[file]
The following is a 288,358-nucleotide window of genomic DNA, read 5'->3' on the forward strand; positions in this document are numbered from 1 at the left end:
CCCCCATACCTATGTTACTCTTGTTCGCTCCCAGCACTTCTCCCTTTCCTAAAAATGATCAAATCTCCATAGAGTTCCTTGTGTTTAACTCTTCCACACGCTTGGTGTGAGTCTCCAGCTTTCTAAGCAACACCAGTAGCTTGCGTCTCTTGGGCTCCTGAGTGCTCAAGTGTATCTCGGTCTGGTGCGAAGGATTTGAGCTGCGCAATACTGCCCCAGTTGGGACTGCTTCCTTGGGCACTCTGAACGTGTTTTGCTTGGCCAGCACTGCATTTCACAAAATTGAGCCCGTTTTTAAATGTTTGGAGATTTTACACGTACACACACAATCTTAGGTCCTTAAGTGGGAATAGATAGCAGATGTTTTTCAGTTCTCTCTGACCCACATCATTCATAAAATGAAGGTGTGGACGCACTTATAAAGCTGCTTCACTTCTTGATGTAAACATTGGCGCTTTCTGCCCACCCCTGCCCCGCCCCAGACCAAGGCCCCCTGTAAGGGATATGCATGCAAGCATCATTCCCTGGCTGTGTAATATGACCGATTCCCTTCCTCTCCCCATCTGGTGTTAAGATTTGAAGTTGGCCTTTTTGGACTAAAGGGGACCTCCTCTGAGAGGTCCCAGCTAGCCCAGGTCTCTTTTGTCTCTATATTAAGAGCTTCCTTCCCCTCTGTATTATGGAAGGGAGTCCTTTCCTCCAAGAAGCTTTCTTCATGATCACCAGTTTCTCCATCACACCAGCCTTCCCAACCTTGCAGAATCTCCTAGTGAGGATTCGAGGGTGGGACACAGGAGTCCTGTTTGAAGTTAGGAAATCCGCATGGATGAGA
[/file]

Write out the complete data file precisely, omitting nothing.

The following is a 288,358-nucleotide window of genomic DNA, read 5'->3' on the forward strand; positions in this document are numbered from 1 at the left end:
CCCCCATACCTATGTTACTCTTGTTCGCTCCCAGCACTTCTCCCTTTCCTAAAAATGATCAAATCTCCATAGAGTTCCTTGTGTTTAACTCTTCCACACGCTTGGTGTGAGTCTCCAGCTTTCTAAGCAACACCAGTAGCTTGCGTCTCTTGGGCTCCTGAGTGCTCAAGTGTATCTCGGTCTGGTGCGAAGGATTTGAGCTGCGCAATACTGCCCCAGTTGGGACTGCTTCCTTGGGCACTCTGAACGTGTTTTGCTTGGCCAGCACTGCATTTCACAAAATTGAGCCCGTTTTTAAATGTTTGGAGATTTTACACGTACACACACAATCTTAGGTCCTTAAGTGGGAATAGATAGCAGATGTTTTTCAGTTCTCTCTGACCCACATCATTCATAAAATGAAGGTGTGGACGCACTTATAAAGCTGCTTCACTTCTTGATGTAAACATTGGCGCTTTCTGCCCACCCCTGCCCCGCCCCAGACCAAGGCCCCCTGTAAGGGATATGCATGCAAGCATCATTCCCTGGCTGTGTAATATGACCGATTCCCTTCCTCTCCCCATCTGGTGTTAAGATTTGAAGTTGGCCTTTTTGGACTAAAGGGGACCTCCTCTGAGAGGTCCCAGCTAGCCCAGGTCTCTTTTGTCTCTATATTAAGAGCTTCCTTCCCCTCTGTATTATGGAAGGGAGTCCTTTCCTCCAAGAAGCTTTCTTCATGATCACCAGTTTCTCCATCACACCAGCCTTCCCAACCTTGCAGAATCTCCTAGTGAGGATTCGAGGGTGGGACACAGGAGTCCTGTTTGAAGTTAGGAAATCCGCATGGATGAGA